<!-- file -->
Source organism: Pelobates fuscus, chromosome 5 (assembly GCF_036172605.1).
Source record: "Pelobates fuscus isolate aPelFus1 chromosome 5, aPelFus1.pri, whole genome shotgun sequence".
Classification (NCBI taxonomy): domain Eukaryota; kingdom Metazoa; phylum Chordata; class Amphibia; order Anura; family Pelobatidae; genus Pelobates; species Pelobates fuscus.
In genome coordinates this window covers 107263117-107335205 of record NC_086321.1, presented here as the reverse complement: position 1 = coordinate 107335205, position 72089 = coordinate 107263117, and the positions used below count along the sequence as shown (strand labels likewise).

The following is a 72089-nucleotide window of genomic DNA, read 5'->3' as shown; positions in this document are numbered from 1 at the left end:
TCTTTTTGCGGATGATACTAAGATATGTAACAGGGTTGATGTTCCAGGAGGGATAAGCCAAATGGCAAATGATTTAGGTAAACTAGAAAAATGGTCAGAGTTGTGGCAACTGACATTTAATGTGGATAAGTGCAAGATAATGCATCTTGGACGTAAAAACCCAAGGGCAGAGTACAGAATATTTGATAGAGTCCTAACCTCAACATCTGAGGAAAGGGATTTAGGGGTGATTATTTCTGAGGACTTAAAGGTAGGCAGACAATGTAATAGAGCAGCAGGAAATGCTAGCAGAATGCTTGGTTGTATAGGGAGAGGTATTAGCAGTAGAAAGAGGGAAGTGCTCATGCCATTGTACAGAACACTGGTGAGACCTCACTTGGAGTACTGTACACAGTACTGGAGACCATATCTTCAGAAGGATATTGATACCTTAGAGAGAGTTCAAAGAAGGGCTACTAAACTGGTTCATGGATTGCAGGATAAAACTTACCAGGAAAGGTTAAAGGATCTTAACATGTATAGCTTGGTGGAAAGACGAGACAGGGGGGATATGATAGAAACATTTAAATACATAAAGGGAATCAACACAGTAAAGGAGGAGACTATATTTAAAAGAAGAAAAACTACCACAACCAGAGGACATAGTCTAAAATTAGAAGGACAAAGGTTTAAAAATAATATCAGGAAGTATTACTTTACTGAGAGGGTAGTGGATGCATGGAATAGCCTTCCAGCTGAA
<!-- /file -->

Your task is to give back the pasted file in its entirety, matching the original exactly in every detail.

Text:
Source organism: Pelobates fuscus, chromosome 5 (assembly GCF_036172605.1).
Source record: "Pelobates fuscus isolate aPelFus1 chromosome 5, aPelFus1.pri, whole genome shotgun sequence".
Classification (NCBI taxonomy): domain Eukaryota; kingdom Metazoa; phylum Chordata; class Amphibia; order Anura; family Pelobatidae; genus Pelobates; species Pelobates fuscus.
In genome coordinates this window covers 107263117-107335205 of record NC_086321.1, presented here as the reverse complement: position 1 = coordinate 107335205, position 72089 = coordinate 107263117, and the positions used below count along the sequence as shown (strand labels likewise).

The following is a 72089-nucleotide window of genomic DNA, read 5'->3' as shown; positions in this document are numbered from 1 at the left end:
TCTTTTTGCGGATGATACTAAGATATGTAACAGGGTTGATGTTCCAGGAGGGATAAGCCAAATGGCAAATGATTTAGGTAAACTAGAAAAATGGTCAGAGTTGTGGCAACTGACATTTAATGTGGATAAGTGCAAGATAATGCATCTTGGACGTAAAAACCCAAGGGCAGAGTACAGAATATTTGATAGAGTCCTAACCTCAACATCTGAGGAAAGGGATTTAGGGGTGATTATTTCTGAGGACTTAAAGGTAGGCAGACAATGTAATAGAGCAGCAGGAAATGCTAGCAGAATGCTTGGTTGTATAGGGAGAGGTATTAGCAGTAGAAAGAGGGAAGTGCTCATGCCATTGTACAGAACACTGGTGAGACCTCACTTGGAGTACTGTACACAGTACTGGAGACCATATCTTCAGAAGGATATTGATACCTTAGAGAGAGTTCAAAGAAGGGCTACTAAACTGGTTCATGGATTGCAGGATAAAACTTACCAGGAAAGGTTAAAGGATCTTAACATGTATAGCTTGGTGGAAAGACGAGACAGGGGGGATATGATAGAAACATTTAAATACATAAAGGGAATCAACACAGTAAAGGAGGAGACTATATTTAAAAGAAGAAAAACTACCACAACCAGAGGACATAGTCTAAAATTAGAAGGACAAAGGTTTAAAAATAATATCAGGAAGTATTACTTTACTGAGAGGGTAGTGGATGCATGGAATAGCCTTCCAGCTGAA